Climate Warming Events Killed Off Woolly Mammoths, New Study Reveals

Climate warming events killed off the mighty woolly mammoth, a new study reveals.

Published in Science magazine this week, the study conducted in Australia determined that large animals, or megafauna, of the last ice age, including woolly mammoths, short-faced bears, the giant sloth, and cave lions, largely went extinct because of rapid climate warming events.

About 60,000 to 12,000 years ago, during the Late Pleistocene era, abrupt climate spikes, called interstadials, increased temperatures between seven and 29 degrees Fahrenheit in a matter of a decade and killed off large animals that could not survive in the hot conditions.

Researchers believe the warming climate change effected the larger animals habitats and prey.

Alan Cooper, the study’s first author and director for the Australian Centre for Ancient DNA at the University of Adelaide in Australia, said in a statement to Live Science that interstadials “are known to have caused dramatic shifts in global rainfall and vegetation patterns.”

While the climate warming events seemed to have caused the demise of the large animals, temperature drops during the same period had little effect. Only the hot interstadial periods were associated with the large die-offs and eventual extinction, according to Cooper.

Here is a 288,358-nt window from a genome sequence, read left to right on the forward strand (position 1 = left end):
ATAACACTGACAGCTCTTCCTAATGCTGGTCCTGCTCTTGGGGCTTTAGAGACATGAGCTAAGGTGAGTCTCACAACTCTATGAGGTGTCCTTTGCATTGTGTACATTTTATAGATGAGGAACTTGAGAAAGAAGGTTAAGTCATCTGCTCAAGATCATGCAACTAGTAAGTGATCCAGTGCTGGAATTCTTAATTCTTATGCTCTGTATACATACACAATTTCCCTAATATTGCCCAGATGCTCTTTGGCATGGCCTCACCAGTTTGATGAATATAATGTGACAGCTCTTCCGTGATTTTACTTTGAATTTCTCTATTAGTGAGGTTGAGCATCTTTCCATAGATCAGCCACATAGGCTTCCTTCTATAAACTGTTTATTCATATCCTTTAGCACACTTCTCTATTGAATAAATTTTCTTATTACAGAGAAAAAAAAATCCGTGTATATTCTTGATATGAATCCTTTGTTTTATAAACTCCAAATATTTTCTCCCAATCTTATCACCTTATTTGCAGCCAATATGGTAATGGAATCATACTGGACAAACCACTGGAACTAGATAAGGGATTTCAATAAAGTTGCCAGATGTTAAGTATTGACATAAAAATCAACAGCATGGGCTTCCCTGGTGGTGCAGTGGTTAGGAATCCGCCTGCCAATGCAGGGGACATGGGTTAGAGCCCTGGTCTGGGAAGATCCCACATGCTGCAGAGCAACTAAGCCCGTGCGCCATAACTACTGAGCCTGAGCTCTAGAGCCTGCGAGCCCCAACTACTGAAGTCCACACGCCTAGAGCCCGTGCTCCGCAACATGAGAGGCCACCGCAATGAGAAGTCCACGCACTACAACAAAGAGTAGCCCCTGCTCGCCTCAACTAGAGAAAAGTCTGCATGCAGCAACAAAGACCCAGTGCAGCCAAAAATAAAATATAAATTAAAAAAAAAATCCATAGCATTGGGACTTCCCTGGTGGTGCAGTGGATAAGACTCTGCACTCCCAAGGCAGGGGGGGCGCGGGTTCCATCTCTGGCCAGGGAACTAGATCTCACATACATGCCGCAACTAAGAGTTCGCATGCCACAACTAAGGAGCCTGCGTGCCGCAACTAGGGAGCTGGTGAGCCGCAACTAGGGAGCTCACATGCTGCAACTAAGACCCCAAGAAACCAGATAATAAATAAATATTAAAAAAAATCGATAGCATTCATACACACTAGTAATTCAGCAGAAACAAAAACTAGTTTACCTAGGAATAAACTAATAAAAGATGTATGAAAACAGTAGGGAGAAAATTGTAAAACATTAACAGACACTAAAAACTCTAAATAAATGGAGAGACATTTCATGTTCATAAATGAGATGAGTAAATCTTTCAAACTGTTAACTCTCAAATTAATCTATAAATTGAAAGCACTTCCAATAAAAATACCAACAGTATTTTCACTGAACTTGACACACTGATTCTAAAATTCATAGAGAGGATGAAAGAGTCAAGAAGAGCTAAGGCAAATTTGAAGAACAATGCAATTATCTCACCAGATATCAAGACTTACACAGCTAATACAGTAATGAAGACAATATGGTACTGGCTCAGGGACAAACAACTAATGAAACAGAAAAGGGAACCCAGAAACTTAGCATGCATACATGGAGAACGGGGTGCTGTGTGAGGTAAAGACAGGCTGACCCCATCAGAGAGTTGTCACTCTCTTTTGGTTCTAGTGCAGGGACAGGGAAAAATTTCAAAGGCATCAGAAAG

Ancient humans also may have played a role in the giant animals’ extinction, said Cooper. By disrupting the animals’ environments, human societies and hunting parties may have made it harder for the animals to migrate to new areas and to repopulate areas where megafauna had gone extinct, he said.

This is not the first study on the extinction of the great animals, but advances in examining ancient DNA and ancient climate allowed Cooper and his colleagues to get more conclusive results.

According to LiveScience, researchers examined DNA from dozens of megafaunal species, or animals weighing greater than 99 pounds, that lived during the Late Pleistocene period, when warming climate events led to their extinction.

They compared the data on megafauna extinction with records of severe climate events gathered from Greenland ice cores and the sedimentary record of the Cariaco Basin off Venezuela.

“By combining these two records, we can place the climate and radiocarbon dating data on the same timescale, thereby allowing us to precisely align the dated fossils against climate. The high-resolution view we gained through this approach clearly showed a strong relationship between warming events and megafaunal extinctions.”

The findings also show that extinction events were staggered over time and space, likely because the interstadial climate warming events had different effects on different regions, Cooper said.

[Photo by Peter Macdiarmid/Getty Images]